Wednesday, February 17, 2016

Pressing, Dehydrating, and Preserving Flowers and Foliage

Traditional Air-Drying

Many flowers (and herbs) can be dried simply by tying the stems (remove any lower leaves) and hanging them in a warm well-ventilated area out of direct light to dehydrate naturally.  Drying time varies with type and ambient conditions, but is typically several weeks.  Air dried flowers will typically shrink and often fade or discolour during drying.
  • Sturdy stems and blooms work best. Classic choices include lavender, roses, baby's breath, straw flower, and statice, but consider also experimenting with big blooms like hydrangea heads or less traditional blossoms like echinops.
  • Pick an area when you won't be disturbing the plants on a regular basis to minimise drop losses. Use a drop cloth if mess is an issue (or if you watch to catch ever last bit!).
Accelerated Air-Drying (Dehydrating)

Traditional dehydration can be accelerated from weeks to mere hours in a dehydrator (or fan-forced oven at very low temperature). Since getting a food dehydrator, this has become my favourite method for air-drying smaller batches of blossoms. It is very quick, the flower retain a little bit more colour, overcomes our humid weather (ill-suited to hang-drying). As a bonus, it makes the house smell AMAZING, especially when I dry fragrant flowers , like roses.

Chemical Dehydration

Chemical desiccants, such as silica gel, can be used to dehydrate flowers in a closed air-tight container. I haven't used this method, but have heard it is a good option if you are trying to preserve something a little more delicate or retain colour. If you've tried it, let us know in the comments how it worked out for you.


Place your flowers or leaves on a sheet of uncoated paper, taking care to arrange them as you wish the pressing to look, and layer another sheet of uncoated paper on top.  Place the paper-sandwich between some sheet of newsprint for extra absorption, and press under a heavy object (stack of books, heavy box, etc).   Pressing time varies with type and ambient conditions.  In my experiences, it is typically around a week for delicate petals but significantly longer for thicker blooms. 
  • Flat-faced flowers (e.g. pansies), fern fronds, and leaves are easy to press and are a great place to start learning and experimenting. They're also perfect for kids - readily available in most gardens and a very high chance of successful pressings.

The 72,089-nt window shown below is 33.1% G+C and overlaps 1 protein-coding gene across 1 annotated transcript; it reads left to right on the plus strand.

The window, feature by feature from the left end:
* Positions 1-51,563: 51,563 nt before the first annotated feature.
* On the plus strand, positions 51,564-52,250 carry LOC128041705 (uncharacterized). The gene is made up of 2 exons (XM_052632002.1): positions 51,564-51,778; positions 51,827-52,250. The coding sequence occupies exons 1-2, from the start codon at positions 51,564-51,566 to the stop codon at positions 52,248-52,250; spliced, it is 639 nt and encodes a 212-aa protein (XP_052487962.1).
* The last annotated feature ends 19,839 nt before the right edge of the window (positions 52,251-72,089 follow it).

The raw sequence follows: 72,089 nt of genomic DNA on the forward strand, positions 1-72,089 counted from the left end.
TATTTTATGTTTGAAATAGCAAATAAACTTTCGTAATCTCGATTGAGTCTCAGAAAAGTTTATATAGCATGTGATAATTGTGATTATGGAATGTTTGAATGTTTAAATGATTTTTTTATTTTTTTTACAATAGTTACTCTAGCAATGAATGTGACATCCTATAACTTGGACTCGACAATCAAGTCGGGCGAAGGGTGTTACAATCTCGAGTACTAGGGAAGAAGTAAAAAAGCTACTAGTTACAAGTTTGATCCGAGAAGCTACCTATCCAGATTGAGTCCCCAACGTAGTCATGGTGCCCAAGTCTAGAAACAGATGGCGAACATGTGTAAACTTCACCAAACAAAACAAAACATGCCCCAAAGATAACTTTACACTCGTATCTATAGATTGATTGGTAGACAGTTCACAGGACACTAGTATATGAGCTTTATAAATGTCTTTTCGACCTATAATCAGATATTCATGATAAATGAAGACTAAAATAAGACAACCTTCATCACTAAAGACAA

• If you love pressing or want to make a gift for a flower-loving friend, you can easily DIY a purpose-built press with two rectangles of wood drilled in alignment at the corners, fitted with long bolts with wingnuts.  Easy pressing, no weights required! See how to make one here.
  • If you want perfect pressings, blotting paper, parchment paper or other art paper is a better choice than the more readily available paper towels which can transfer their textured patterns onto delicate petals and leaves.
  • If conditions are humid or you're pressing thick plants, you will need to change the paper every few days to avoid mould. 
  • I haven't experimented with accelerated pressing, but some folks use an iron or microwave as a pseudo-combo of accelerated drying and pressing. You can even buy special flower presses for your microwave. 

Update: I have a homemade flower press now and I am so in love!  It was crazy simple to DIY and I wish I'd done it much sooner.  See the details for how it was constructed and later finished (and why).


The most important element is picking the right plants for the task - some plants are far too delicate to withstand air-drying but are perfect for pressing, some retain shape and others shrivel, some retain colour whilst other fade into oblivion.  Experiment and discover what works (and doesn't) for you and your tastes.  If you are collecting your flowers and foliage, do it during dry weather if possible and preserve them as soon as possible after cutting whilst fresh.  Don't let a little past-best get you down either. For example, spray roses from the garden work wonderfully just as they are about to turn (double-duty dead-heading!) and potpourri is always an option for larger spent blooms. If preserving the remains of a flower arrangement, fresh is best but enjoy them while you can and do it just as they are starting to fade.

What are your favourite techniques?  What types of plants do you like to dry or press?  How do you like to use them afterwards?  Share a comment - we're always looking for new things to try!

No comments:

Post a Comment

Thanks ever so much for leaving us a comment! We read every one and appreciate you taking the time to say hello and share your thoughts.